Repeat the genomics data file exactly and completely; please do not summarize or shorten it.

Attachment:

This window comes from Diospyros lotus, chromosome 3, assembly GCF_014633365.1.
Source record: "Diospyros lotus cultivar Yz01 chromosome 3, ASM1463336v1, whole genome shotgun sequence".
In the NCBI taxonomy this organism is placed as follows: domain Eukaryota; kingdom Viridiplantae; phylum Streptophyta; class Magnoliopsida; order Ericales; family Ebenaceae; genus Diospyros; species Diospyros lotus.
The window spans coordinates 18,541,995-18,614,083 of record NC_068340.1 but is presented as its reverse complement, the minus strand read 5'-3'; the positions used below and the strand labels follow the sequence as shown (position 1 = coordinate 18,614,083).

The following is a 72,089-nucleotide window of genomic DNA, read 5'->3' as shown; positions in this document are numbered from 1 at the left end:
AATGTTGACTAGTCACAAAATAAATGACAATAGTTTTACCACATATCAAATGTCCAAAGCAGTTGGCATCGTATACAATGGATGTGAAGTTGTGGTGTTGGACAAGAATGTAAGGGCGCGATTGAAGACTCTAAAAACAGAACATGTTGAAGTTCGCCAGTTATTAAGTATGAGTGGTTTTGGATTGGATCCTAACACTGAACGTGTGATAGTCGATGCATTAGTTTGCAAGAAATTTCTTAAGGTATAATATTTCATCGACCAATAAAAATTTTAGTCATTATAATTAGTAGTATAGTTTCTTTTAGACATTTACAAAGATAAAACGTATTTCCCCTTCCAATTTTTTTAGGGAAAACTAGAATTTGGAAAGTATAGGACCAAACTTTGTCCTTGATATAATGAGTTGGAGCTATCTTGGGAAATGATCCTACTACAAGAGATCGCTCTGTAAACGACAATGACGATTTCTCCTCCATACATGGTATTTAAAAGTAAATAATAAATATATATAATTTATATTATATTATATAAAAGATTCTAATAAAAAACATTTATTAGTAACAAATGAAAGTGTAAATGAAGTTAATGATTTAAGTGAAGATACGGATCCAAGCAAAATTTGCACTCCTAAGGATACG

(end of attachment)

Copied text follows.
This window comes from Diospyros lotus, chromosome 3, assembly GCF_014633365.1.
Source record: "Diospyros lotus cultivar Yz01 chromosome 3, ASM1463336v1, whole genome shotgun sequence".
In the NCBI taxonomy this organism is placed as follows: domain Eukaryota; kingdom Viridiplantae; phylum Streptophyta; class Magnoliopsida; order Ericales; family Ebenaceae; genus Diospyros; species Diospyros lotus.
The window spans coordinates 18,541,995-18,614,083 of record NC_068340.1 but is presented as its reverse complement, the minus strand read 5'-3'; the positions used below and the strand labels follow the sequence as shown (position 1 = coordinate 18,614,083).

The following is a 72,089-nucleotide window of genomic DNA, read 5'->3' as shown; positions in this document are numbered from 1 at the left end:
AATGTTGACTAGTCACAAAATAAATGACAATAGTTTTACCACATATCAAATGTCCAAAGCAGTTGGCATCGTATACAATGGATGTGAAGTTGTGGTGTTGGACAAGAATGTAAGGGCGCGATTGAAGACTCTAAAAACAGAACATGTTGAAGTTCGCCAGTTATTAAGTATGAGTGGTTTTGGATTGGATCCTAACACTGAACGTGTGATAGTCGATGCATTAGTTTGCAAGAAATTTCTTAAGGTATAATATTTCATCGACCAATAAAAATTTTAGTCATTATAATTAGTAGTATAGTTTCTTTTAGACATTTACAAAGATAAAACGTATTTCCCCTTCCAATTTTTTTAGGGAAAACTAGAATTTGGAAAGTATAGGACCAAACTTTGTCCTTGATATAATGAGTTGGAGCTATCTTGGGAAATGATCCTACTACAAGAGATCGCTCTGTAAACGACAATGACGATTTCTCCTCCATACATGGTATTTAAAAGTAAATAATAAATATATATAATTTATATTATATTATATAAAAGATTCTAATAAAAAACATTTATTAGTAACAAATGAAAGTGTAAATGAAGTTAATGATTTAAGTGAAGATACGGATCCAAGCAAAATTTGCACTCCTAAGGATACG